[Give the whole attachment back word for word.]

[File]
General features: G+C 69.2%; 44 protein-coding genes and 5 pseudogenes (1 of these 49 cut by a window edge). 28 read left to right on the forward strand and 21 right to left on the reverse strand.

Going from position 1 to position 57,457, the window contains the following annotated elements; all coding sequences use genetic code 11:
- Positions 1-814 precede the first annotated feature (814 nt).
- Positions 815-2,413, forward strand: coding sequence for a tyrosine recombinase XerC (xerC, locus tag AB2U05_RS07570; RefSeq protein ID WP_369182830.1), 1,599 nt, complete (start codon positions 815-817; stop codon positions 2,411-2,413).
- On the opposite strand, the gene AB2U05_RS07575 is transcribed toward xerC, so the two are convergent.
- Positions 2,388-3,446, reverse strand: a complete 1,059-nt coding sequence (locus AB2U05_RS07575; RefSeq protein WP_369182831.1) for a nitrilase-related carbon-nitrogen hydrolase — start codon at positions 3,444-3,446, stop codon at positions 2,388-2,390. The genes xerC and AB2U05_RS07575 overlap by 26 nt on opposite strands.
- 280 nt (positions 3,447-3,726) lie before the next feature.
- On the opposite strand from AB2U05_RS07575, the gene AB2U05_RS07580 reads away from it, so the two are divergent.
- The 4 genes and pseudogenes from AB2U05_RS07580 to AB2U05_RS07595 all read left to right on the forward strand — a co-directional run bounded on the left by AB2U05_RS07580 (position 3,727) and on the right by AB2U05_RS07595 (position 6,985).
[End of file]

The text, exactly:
General features: G+C 69.2%; 44 protein-coding genes and 5 pseudogenes (1 of these 49 cut by a window edge). 28 read left to right on the forward strand and 21 right to left on the reverse strand.

Going from position 1 to position 57,457, the window contains the following annotated elements; all coding sequences use genetic code 11:
- Positions 1-814 precede the first annotated feature (814 nt).
- Positions 815-2,413, forward strand: coding sequence for a tyrosine recombinase XerC (xerC, locus tag AB2U05_RS07570; RefSeq protein ID WP_369182830.1), 1,599 nt, complete (start codon positions 815-817; stop codon positions 2,411-2,413).
- On the opposite strand, the gene AB2U05_RS07575 is transcribed toward xerC, so the two are convergent.
- Positions 2,388-3,446, reverse strand: a complete 1,059-nt coding sequence (locus AB2U05_RS07575; RefSeq protein WP_369182831.1) for a nitrilase-related carbon-nitrogen hydrolase — start codon at positions 3,444-3,446, stop codon at positions 2,388-2,390. The genes xerC and AB2U05_RS07575 overlap by 26 nt on opposite strands.
- 280 nt (positions 3,447-3,726) lie before the next feature.
- On the opposite strand from AB2U05_RS07575, the gene AB2U05_RS07580 reads away from it, so the two are divergent.
- The 4 genes and pseudogenes from AB2U05_RS07580 to AB2U05_RS07595 all read left to right on the forward strand — a co-directional run bounded on the left by AB2U05_RS07580 (position 3,727) and on the right by AB2U05_RS07595 (position 6,985).